About two weeks ago I had increasing pain in my eye.. I went to the doctor and was sent to a corneal specialist.. I was told I had a bad ulcer caused by a hsv1 infection in my eye... My eye has gotten much better since then, but upon my latest examination I was told I lost sensation in my cornea.. this leads to complications because as with anypart of your body when there is no pain you cannot tell when you are being injured.. I was also told I would not be able to wear contacts again and if I did I risk losing my eye.. This is a problem to me for many reasons but mostly because I have very bad vision and I am a wrestler. You cannot wrestle with glasses and my vision is so poor I would not be able to wrestle without them.. I am looking for any vision correction solutions that would allow me to wrestle.. I am 17 so Lasiks is not really an option although I am looking into it as I am only a year off. If anyone has alternative solutions or information that contradicts what I have been told either about my eye or about the age limits on Lasiks please contact me here ... thank you again


- Brandon
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replied August 8th, 2007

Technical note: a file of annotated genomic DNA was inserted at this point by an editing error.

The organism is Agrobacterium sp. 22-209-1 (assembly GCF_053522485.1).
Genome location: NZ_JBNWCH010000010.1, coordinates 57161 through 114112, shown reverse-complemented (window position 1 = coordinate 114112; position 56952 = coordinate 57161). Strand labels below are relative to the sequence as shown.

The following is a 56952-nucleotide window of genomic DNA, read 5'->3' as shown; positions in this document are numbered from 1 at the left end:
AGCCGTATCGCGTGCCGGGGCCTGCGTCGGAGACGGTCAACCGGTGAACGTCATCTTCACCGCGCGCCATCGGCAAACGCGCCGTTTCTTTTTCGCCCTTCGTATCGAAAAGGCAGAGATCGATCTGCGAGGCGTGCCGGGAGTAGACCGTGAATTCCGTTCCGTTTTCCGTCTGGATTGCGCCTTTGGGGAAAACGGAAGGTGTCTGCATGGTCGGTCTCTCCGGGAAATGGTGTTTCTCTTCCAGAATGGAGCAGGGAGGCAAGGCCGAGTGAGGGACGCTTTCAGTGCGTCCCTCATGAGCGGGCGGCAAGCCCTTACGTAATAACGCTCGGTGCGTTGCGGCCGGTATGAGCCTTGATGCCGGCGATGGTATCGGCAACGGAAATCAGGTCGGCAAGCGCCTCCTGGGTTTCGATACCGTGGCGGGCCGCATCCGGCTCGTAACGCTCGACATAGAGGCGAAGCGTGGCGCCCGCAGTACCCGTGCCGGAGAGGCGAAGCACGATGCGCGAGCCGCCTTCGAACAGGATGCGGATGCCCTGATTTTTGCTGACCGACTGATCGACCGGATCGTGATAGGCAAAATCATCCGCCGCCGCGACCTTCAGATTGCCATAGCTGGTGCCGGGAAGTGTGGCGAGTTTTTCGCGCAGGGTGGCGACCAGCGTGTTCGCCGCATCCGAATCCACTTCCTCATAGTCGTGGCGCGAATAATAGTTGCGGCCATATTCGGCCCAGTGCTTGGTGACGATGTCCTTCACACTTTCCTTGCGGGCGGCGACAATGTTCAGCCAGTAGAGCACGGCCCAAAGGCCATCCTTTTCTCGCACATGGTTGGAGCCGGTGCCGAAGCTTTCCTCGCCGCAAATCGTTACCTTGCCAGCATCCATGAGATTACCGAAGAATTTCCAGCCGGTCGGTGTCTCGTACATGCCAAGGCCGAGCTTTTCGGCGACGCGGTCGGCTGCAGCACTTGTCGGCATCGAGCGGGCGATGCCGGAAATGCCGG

Re: Eye Problems
Dear bet90:

I am really sorry to hear what you have gone through and how it is affecting your wrestling.

Please, please, do not even consider LASIK even when you are older. It is marketed very aggressively - even to people with high risk. People with any pre-existing dry eye conditions should avoid it and definitely people like you with anaesthetic cornea (loss of corneal sensation) as it could be disastrous. In the support group I run, many of the people with extremely severe, difficult to treat dry eye are people who had LASIK after having risk factors, so I know what I'm talking about. It would be terrible to have that happen at your age.

One possibility that you may want to look into is scleral lenses. Contact the Boston Foundation for Sight (bostonsight.org). These are not at all like normal contact lenses. They are used for people with diseased or injured corneas. They're basically a large gas permeable lens that holds fluid over the corneal surface all day. They do not touch the cornea, so they do not pose safety issues for situations like yours. I wear them full time myself because of damaged vision and dry eye.

But if you want info, contact the foundation itself. Many doctors do not know about or understand these lenses.

Hope this helps!

Rebecca
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